Numbers at Mass?

Hi, I was talking to someone about a Jewish friend of mine and how they need a certain number of people to pray the minyan, 10. He said he rememberd in Catholic school, a deacon telling him a priest needed 12 to say a mass. I know I’ve been at mass with less, never a head count, so to speak, but does anyone know what he might have heard?
I can’t say I have heard of this, but I have missed other teachings in the past.

Thanks!

A priest can celebrate a perfectly valid Mass with no one present at all. There is no minimum number of people required.

While it is always preferred to have at least one person attend, it is actually not necessary to have anyone at all. Such Masses are called private Masses.

The term “Private Mass” is to be avoided. Such Masses are properly called “Mass without the people” *(sine populo).

*When I was staying at the St. Paul Seminary in Ottawa, at least one priest who lived there celebrated a private Mass (unadvertised, in a side chapel) each morning at 7 a.m. On some days it was ‘without the people’ but sometimes it was attended by a few of the people who were there for summer courses.

As I’ve mentioned before, I come from a very VERY small parish.

Our priest wants at least 2 people in the church for daily mass. Don’t have a clue if it’s a rule/law or anything else, but that’s what my priest has told us.

This is what canon law says:

Can. 906 Except for a just and reasonable cause, a priest is not to celebrate the eucharistic sacrifice without the participation of at least some member of the faithful.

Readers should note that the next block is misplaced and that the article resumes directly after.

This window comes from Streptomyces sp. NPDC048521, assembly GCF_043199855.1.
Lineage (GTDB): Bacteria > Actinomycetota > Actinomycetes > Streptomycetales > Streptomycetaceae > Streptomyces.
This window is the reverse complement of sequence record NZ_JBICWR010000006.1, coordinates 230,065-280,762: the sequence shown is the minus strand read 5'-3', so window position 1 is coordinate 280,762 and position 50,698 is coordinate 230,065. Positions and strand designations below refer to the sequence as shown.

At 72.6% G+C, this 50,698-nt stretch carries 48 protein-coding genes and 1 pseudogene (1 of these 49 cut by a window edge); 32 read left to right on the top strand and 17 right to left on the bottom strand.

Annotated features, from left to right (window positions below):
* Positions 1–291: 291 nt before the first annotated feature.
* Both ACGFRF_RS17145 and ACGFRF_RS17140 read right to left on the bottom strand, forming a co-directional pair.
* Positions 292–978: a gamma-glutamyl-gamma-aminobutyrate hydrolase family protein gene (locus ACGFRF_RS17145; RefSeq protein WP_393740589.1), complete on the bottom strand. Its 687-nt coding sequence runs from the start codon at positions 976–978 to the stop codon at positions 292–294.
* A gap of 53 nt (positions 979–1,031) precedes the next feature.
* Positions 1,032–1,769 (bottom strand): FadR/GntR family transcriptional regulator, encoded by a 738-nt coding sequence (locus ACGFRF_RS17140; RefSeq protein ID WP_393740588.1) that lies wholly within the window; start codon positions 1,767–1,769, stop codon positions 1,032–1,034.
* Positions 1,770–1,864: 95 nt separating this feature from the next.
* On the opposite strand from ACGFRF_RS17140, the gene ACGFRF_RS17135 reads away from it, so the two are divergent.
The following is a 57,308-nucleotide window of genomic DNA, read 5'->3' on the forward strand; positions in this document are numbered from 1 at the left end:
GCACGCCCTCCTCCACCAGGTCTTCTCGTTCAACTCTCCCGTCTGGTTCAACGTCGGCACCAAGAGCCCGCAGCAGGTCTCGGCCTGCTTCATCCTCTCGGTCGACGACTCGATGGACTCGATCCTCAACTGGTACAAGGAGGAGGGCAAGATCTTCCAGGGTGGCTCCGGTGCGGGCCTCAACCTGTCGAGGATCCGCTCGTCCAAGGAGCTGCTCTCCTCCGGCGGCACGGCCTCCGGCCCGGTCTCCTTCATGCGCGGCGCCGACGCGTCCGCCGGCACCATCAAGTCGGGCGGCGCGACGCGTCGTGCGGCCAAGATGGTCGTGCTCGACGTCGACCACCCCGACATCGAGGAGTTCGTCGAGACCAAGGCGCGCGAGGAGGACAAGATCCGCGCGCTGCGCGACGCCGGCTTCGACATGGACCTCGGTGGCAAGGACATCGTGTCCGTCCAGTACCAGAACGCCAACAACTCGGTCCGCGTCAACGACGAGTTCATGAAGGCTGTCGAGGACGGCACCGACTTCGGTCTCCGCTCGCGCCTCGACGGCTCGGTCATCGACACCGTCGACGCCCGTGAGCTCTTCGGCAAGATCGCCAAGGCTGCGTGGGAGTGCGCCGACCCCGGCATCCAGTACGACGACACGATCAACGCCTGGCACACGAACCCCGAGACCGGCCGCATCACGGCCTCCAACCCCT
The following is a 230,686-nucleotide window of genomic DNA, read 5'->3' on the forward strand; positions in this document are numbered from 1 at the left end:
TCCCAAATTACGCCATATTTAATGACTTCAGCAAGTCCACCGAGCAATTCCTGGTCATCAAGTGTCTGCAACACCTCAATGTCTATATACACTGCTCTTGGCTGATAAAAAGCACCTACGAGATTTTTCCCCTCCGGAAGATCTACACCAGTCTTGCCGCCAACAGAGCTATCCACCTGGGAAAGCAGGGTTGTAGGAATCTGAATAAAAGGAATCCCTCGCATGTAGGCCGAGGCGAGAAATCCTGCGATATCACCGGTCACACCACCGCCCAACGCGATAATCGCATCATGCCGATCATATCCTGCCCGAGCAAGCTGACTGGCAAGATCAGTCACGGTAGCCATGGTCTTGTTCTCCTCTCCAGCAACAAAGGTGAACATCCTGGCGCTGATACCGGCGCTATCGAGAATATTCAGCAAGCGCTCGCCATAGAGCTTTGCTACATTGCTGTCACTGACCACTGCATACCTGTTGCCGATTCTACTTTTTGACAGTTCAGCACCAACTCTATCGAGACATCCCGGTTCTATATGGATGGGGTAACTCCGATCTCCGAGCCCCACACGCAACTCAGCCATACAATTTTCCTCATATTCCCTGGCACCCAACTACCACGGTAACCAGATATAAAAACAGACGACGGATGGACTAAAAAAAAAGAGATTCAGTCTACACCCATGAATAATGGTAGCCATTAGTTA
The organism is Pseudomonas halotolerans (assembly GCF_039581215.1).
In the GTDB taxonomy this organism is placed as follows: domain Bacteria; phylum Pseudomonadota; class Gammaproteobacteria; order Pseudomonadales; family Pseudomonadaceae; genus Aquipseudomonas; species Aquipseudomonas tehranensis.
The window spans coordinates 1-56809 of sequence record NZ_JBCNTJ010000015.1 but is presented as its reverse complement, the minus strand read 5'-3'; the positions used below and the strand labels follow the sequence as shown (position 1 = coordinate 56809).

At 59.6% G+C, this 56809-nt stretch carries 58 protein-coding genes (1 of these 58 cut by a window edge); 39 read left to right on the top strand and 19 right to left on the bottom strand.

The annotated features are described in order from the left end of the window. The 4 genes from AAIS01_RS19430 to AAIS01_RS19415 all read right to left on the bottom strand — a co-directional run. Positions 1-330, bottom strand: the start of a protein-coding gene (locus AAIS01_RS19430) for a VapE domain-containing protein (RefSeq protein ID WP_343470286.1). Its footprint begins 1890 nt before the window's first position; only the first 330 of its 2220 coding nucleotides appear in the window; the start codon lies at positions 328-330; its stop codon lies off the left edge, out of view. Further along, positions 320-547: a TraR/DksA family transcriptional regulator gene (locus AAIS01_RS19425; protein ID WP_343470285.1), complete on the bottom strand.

The priests I know in the retirement home often opt to get up early, celebrate a Mass alone and then go on to their daily chores. The fact that they may want to celebrate a Mass that has been requested of them or for their own personal intention is considered ‘just cause’. I know another priest who, if no one shows up for daily Mass in his parish, simply opts not to celebrate it - a valid option since they are not required to celebrate Mass every day.

Personally, I can’t imagine a day without Mass. Since I’m a priest, on days when I know no one will be present (my regular day off for instance), I will celebrate Mass without anyone present. I don’t like doing it, and I wish it did not need to be this way, but it is.

If I had a scheduled daily Mass, and no one came, I would still celebrate Mass. Yes, I celebrate Mass for the people, I also celebrate for my own good. I want to receive our Lord in the Eucharist as well!

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